MKT 100 Lecture Notes - Monopolistic Competition, The Home Depot, Marketing Mix

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Published on 19 Nov 2012
Department
Course
Nov 14
MKT 100
Pricing
Price is a signal
Prices can be too low or too high
Low price signals poor quality
Overpriced signals low value (rip off)
Role of price in marketing mix
Price is usually ranked as one of the most important factors in a purchase decision
Price is the only element of the mix that generates revenue
Price needs to
Achieve financial goals of company
Fit environment (will customers buy at that price)
Support product positioning (support price that customers have of product ex: premium brand
would want to have high price)
Price has to be consistent with other marketing mix variables
Types of supply markets
Monopoly: single supplier which controls price, quality and supply ex: LCBO
Oligopoly: one or two major suppliers, with large start-up investments ex: Microsoft, Linux,
MacOS
Monopolistic competition: many suppliers with a variety of products, each of which have a small
market share, which are all perceived differently by consumers (ex:restaurants)
Perfect competition: no differentiation between products so consumers don’t really notice a
difference with the deciding factor often being price (ex: grapes, apples, corn)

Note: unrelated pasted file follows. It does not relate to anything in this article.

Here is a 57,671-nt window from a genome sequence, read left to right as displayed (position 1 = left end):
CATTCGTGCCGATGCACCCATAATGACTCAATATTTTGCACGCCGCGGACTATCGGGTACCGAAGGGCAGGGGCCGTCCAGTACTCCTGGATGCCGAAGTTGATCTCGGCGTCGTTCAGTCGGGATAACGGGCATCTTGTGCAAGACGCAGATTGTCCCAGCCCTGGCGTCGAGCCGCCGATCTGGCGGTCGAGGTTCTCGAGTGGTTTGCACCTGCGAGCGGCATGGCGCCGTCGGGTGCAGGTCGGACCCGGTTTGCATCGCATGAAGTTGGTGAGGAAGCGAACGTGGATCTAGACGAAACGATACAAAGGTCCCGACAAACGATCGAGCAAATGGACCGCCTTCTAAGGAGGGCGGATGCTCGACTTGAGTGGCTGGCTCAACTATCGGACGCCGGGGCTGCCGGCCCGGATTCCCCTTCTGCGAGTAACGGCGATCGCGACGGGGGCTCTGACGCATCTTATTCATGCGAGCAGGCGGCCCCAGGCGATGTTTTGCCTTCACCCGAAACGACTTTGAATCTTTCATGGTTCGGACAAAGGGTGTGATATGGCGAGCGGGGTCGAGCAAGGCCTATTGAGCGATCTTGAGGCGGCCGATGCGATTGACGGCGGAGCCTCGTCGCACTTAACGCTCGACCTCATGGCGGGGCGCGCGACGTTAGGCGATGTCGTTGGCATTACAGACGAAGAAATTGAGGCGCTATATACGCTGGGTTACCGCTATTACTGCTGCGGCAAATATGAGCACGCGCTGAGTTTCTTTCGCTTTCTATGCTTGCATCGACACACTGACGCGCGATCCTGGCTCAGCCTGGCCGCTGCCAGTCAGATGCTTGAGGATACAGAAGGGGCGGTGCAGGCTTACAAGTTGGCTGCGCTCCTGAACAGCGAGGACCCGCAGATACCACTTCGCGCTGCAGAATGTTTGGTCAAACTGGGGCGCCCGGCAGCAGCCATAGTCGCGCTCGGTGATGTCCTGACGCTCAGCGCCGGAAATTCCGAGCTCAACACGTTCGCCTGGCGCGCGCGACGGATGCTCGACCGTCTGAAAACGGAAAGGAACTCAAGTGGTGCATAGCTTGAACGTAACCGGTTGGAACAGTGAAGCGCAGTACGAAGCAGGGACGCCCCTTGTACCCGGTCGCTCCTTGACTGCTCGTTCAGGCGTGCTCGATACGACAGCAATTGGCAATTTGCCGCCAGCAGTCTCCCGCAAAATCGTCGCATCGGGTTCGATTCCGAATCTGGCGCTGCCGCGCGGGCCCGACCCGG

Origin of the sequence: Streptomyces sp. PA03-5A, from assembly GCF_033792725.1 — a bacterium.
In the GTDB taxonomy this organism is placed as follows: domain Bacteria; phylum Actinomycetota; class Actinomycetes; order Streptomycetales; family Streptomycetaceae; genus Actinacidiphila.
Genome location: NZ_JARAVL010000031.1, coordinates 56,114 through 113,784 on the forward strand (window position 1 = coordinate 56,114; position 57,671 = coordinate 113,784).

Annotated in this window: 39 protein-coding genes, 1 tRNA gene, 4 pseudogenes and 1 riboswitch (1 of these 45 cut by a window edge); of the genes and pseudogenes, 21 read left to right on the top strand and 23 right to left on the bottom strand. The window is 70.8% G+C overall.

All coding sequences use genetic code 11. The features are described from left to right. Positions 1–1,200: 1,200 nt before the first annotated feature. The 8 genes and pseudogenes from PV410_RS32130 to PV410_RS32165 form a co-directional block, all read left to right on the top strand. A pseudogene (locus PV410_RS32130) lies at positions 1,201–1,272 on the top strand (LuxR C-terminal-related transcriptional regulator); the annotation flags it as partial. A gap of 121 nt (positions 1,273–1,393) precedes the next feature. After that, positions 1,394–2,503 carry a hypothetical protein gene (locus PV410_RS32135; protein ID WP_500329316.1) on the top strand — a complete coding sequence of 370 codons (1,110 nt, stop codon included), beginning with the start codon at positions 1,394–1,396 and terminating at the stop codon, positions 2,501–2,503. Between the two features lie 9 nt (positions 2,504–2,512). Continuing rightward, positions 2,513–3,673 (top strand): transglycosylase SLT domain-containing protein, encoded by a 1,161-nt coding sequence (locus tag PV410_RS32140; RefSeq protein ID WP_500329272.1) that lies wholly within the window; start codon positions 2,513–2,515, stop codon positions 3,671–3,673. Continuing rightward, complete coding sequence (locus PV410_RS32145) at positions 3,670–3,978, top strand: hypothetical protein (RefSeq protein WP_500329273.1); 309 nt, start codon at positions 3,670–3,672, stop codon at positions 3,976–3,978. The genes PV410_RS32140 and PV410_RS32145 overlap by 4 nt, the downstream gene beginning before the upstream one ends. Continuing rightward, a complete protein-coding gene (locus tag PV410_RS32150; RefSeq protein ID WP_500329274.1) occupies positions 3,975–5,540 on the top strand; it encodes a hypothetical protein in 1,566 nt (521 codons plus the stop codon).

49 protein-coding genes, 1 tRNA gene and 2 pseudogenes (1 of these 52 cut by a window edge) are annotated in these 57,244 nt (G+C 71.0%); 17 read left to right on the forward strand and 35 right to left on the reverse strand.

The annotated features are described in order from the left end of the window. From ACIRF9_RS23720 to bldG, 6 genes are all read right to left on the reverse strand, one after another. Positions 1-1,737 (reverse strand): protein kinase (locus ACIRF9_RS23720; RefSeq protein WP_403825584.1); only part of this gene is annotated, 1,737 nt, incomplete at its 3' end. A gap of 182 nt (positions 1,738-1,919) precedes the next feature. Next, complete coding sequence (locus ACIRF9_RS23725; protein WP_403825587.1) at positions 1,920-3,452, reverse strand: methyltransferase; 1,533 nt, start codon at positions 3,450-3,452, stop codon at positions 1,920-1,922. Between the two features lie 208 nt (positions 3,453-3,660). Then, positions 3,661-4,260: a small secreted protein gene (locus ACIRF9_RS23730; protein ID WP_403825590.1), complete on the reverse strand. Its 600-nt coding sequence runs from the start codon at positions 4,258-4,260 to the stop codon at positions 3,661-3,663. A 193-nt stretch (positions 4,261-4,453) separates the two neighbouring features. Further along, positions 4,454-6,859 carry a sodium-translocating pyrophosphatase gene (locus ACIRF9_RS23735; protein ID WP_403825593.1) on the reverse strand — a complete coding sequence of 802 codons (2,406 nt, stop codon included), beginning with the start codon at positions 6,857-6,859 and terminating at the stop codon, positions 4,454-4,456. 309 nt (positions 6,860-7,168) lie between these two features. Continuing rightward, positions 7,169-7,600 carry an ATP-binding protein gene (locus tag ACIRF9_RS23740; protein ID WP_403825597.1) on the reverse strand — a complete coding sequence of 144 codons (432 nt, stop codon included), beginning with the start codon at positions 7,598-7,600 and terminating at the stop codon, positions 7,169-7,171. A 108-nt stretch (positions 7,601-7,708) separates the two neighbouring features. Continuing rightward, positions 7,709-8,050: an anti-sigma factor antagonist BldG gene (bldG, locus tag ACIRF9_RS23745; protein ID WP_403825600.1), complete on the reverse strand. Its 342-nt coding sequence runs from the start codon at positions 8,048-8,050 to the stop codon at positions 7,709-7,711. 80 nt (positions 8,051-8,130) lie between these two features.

Laws of market forces
Demand increases more than supply-price rises
Demand increases less than supply-prices fall
Demand decreases less than supply-prices rise
Demand decreases more than supply-prices fall
Price elasticity
Elastic demand: consumers very price sensitive (price changes will have significant changes in
demand)
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Inelastic demand: consumers not as price sensitive (price changes will not have significant
impact on demand
Price elasticity and demand
Availability of substitutes: the more available substitutes the greater the elasticity
Degree of necessity or luxury: luxury products have higher elasticity than products which are
necessities
Proportion of income: products that represent a higher portion of income of a consumer will be
more elastic
Timing: a one day sale will have different results than a permanent price decrease
Price points: decreasing from $2.00 to $1.99 will have more elasticity than from $1.98 to $1.97
Price sensitivity
Price sensitivity is higher when a product is featured
Price sensitivity is higher when the percent of a person’s income spent on a certain product is
higher (ex: food in developing countries)
Price sensitivity is high when there are more competitors
Price sensitivity is high when there is a recession
Price sensitivity is high when the cost of searching is low (ex: websites that allow consumers to
compare prices)
Factors affecting pricing strategies
Reference pricing
Everyday low pricing
Odd prices
Price quantity relationships
Reference prices
Internal: thinking about previous prices of a product that you are currently viewing
External: real-time external ques that you see when you are considering a purchase (ex: sale
stickers on a “actual” cost tag)
Everyday low pricing
With companies that employ these strategies often do not have sales
They market themselves at having “lower prices daily” (Wal-Mart)
This causes consumers to believe that all products sold at these companies are lower, so people
will buy there
These come in the form of “rollbacks” at Wal-Mart or “special buys” at Home Depot
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